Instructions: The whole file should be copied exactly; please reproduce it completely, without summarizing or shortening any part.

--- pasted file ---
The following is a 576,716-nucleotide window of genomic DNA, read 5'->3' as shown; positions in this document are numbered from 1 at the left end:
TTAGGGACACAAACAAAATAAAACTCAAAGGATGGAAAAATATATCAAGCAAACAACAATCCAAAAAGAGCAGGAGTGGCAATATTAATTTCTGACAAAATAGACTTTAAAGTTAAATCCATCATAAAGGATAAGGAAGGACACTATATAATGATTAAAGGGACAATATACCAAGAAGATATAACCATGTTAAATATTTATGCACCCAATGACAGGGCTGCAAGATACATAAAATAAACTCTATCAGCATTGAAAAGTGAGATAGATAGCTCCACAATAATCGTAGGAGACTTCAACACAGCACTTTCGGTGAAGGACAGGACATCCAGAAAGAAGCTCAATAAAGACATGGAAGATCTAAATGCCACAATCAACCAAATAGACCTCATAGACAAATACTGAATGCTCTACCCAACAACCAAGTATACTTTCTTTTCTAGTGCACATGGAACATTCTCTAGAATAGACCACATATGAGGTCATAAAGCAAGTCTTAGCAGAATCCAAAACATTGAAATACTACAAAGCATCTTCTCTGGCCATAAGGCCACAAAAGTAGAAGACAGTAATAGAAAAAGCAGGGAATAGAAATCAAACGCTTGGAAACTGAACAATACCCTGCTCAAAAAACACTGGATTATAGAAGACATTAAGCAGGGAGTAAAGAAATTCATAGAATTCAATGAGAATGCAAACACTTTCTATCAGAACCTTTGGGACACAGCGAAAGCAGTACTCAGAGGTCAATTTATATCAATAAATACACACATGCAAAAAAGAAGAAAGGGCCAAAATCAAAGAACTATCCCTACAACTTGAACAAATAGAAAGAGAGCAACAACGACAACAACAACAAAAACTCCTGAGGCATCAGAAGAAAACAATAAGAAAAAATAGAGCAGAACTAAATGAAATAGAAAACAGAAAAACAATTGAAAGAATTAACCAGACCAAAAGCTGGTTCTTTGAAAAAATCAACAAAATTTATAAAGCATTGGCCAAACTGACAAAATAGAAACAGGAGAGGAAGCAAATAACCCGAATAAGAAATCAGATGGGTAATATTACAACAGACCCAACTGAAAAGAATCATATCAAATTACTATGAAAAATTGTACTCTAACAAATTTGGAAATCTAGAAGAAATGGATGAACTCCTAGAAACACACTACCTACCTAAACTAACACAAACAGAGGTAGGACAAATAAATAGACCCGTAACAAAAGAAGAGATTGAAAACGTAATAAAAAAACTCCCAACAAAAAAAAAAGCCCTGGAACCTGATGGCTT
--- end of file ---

The following is a 576,716-nucleotide window of genomic DNA, read 5'->3' as shown; positions in this document are numbered from 1 at the left end:
TTAGGGACACAAACAAAATAAAACTCAAAGGATGGAAAAATATATCAAGCAAACAACAATCCAAAAAGAGCAGGAGTGGCAATATTAATTTCTGACAAAATAGACTTTAAAGTTAAATCCATCATAAAGGATAAGGAAGGACACTATATAATGATTAAAGGGACAATATACCAAGAAGATATAACCATGTTAAATATTTATGCACCCAATGACAGGGCTGCAAGATACATAAAATAAACTCTATCAGCATTGAAAAGTGAGATAGATAGCTCCACAATAATCGTAGGAGACTTCAACACAGCACTTTCGGTGAAGGACAGGACATCCAGAAAGAAGCTCAATAAAGACATGGAAGATCTAAATGCCACAATCAACCAAATAGACCTCATAGACAAATACTGAATGCTCTACCCAACAACCAAGTATACTTTCTTTTCTAGTGCACATGGAACATTCTCTAGAATAGACCACATATGAGGTCATAAAGCAAGTCTTAGCAGAATCCAAAACATTGAAATACTACAAAGCATCTTCTCTGGCCATAAGGCCACAAAAGTAGAAGACAGTAATAGAAAAAGCAGGGAATAGAAATCAAACGCTTGGAAACTGAACAATACCCTGCTCAAAAAACACTGGATTATAGAAGACATTAAGCAGGGAGTAAAGAAATTCATAGAATTCAATGAGAATGCAAACACTTTCTATCAGAACCTTTGGGACACAGCGAAAGCAGTACTCAGAGGTCAATTTATATCAATAAATACACACATGCAAAAAAGAAGAAAGGGCCAAAATCAAAGAACTATCCCTACAACTTGAACAAATAGAAAGAGAGCAACAACGACAACAACAACAAAAACTCCTGAGGCATCAGAAGAAAACAATAAGAAAAAATAGAGCAGAACTAAATGAAATAGAAAACAGAAAAACAATTGAAAGAATTAACCAGACCAAAAGCTGGTTCTTTGAAAAAATCAACAAAATTTATAAAGCATTGGCCAAACTGACAAAATAGAAACAGGAGAGGAAGCAAATAACCCGAATAAGAAATCAGATGGGTAATATTACAACAGACCCAACTGAAAAGAATCATATCAAATTACTATGAAAAATTGTACTCTAACAAATTTGGAAATCTAGAAGAAATGGATGAACTCCTAGAAACACACTACCTACCTAAACTAACACAAACAGAGGTAGGACAAATAAATAGACCCGTAACAAAAGAAGAGATTGAAAACGTAATAAAAAAACTCCCAACAAAAAAAAAAGCCCTGGAACCTGATGGCTT